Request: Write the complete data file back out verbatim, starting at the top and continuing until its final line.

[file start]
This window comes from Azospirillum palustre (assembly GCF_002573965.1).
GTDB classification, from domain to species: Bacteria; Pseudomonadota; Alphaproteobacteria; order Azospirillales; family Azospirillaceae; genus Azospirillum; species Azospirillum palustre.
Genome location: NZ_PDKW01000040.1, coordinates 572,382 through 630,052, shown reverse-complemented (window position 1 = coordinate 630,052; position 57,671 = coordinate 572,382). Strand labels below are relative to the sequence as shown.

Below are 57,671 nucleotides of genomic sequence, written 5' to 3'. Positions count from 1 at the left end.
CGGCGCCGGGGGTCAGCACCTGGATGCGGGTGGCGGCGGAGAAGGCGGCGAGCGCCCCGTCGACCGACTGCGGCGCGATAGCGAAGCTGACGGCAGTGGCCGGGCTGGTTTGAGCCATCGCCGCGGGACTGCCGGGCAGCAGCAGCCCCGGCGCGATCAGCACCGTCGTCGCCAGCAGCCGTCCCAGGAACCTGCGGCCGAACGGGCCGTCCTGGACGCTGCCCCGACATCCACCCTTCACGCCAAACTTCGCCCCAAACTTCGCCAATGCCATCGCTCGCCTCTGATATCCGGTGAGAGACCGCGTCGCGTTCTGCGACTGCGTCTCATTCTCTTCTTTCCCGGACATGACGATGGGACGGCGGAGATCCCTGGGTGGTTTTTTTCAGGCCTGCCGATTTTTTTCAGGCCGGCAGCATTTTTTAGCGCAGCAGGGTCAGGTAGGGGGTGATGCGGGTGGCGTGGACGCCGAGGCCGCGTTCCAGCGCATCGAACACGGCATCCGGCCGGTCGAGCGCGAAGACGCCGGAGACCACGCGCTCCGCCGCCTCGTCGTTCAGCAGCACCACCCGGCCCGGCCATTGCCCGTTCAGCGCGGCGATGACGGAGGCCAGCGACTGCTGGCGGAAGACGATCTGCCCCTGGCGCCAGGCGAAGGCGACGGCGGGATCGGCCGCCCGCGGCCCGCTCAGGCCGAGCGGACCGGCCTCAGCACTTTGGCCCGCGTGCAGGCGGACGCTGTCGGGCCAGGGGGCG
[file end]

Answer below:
This window comes from Azospirillum palustre (assembly GCF_002573965.1).
GTDB classification, from domain to species: Bacteria; Pseudomonadota; Alphaproteobacteria; order Azospirillales; family Azospirillaceae; genus Azospirillum; species Azospirillum palustre.
Genome location: NZ_PDKW01000040.1, coordinates 572,382 through 630,052, shown reverse-complemented (window position 1 = coordinate 630,052; position 57,671 = coordinate 572,382). Strand labels below are relative to the sequence as shown.

Below are 57,671 nucleotides of genomic sequence, written 5' to 3'. Positions count from 1 at the left end.
CGGCGCCGGGGGTCAGCACCTGGATGCGGGTGGCGGCGGAGAAGGCGGCGAGCGCCCCGTCGACCGACTGCGGCGCGATAGCGAAGCTGACGGCAGTGGCCGGGCTGGTTTGAGCCATCGCCGCGGGACTGCCGGGCAGCAGCAGCCCCGGCGCGATCAGCACCGTCGTCGCCAGCAGCCGTCCCAGGAACCTGCGGCCGAACGGGCCGTCCTGGACGCTGCCCCGACATCCACCCTTCACGCCAAACTTCGCCCCAAACTTCGCCAATGCCATCGCTCGCCTCTGATATCCGGTGAGAGACCGCGTCGCGTTCTGCGACTGCGTCTCATTCTCTTCTTTCCCGGACATGACGATGGGACGGCGGAGATCCCTGGGTGGTTTTTTTCAGGCCTGCCGATTTTTTTCAGGCCGGCAGCATTTTTTAGCGCAGCAGGGTCAGGTAGGGGGTGATGCGGGTGGCGTGGACGCCGAGGCCGCGTTCCAGCGCATCGAACACGGCATCCGGCCGGTCGAGCGCGAAGACGCCGGAGACCACGCGCTCCGCCGCCTCGTCGTTCAGCAGCACCACCCGGCCCGGCCATTGCCCGTTCAGCGCGGCGATGACGGAGGCCAGCGACTGCTGGCGGAAGACGATCTGCCCCTGGCGCCAGGCGAAGGCGACGGCGGGATCGGCCGCCCGCGGCCCGCTCAGGCCGAGCGGACCGGCCTCAGCACTTTGGCCCGCGTGCAGGCGGACGCTGTCGGGCCAGGGGGCG